If you’ve been reading this comic online, you may have noticed a strong change in the inking style over the last 200 pages. I drew the first 180 pages of the book around 1986, then picked the project up again in 1991, adding a few splash and expository pages. I didn’t continue the story until years later, 1995.

When I started drawing the book in the 1980’s, my inking style was very smooth. Later, it became harsh and edgy. I think I may have been responding to criticism that my work was “too pretty”. Women cartoonists were routinely dismissed for pretty work, while artists like Mike Kaluta received nothing but praise for it. (The double standard still rankles.)

I can’t recall my mindset at the time, but changing to a rougher inking style was a mistake. At one point, Epic Comics (a division of Marvel) made an offer to publish ADS. An editor there, Mary Jo Duffy, criticized the rougher style I had adopted. I now realize she was right, though I did not accept the Epic contract, anyway. I appreciated the time Archie Goodwin and the staff spent talking with me about my work.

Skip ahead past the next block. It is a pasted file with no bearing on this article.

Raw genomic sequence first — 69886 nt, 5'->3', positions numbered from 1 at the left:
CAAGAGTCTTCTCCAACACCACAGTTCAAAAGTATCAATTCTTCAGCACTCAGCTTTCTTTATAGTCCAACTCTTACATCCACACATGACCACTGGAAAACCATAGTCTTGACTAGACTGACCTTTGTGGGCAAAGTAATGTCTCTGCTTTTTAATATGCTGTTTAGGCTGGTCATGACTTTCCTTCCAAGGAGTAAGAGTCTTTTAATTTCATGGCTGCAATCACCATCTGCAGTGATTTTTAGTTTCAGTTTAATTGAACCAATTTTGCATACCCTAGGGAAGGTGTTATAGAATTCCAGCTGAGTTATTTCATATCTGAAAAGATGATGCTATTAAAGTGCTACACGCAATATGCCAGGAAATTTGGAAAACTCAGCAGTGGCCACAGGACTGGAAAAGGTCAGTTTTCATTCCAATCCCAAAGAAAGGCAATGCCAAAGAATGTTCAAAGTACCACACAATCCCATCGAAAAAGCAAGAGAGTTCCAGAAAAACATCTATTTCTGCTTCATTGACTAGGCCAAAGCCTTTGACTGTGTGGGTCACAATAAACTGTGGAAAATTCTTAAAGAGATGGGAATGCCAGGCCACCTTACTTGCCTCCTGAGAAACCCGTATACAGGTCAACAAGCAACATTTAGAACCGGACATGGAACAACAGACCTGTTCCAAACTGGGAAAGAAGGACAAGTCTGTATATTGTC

When I picked up the series again, I went back and smoothed out some of the ink lines on earlier pages. When I produced all-original work, the inking became much more attractive and fully integrated. By this time the lettering had also improved, though I don’t think I will ever be a particularly adept letterer.

I’ve decided to complete every aspect of this book by hand, so until the very end, every page will continue to be hand lettered and all tones are hand applied. Stippling and most other details are also by hand, though I did acquire Japanese tone sheets in 1996.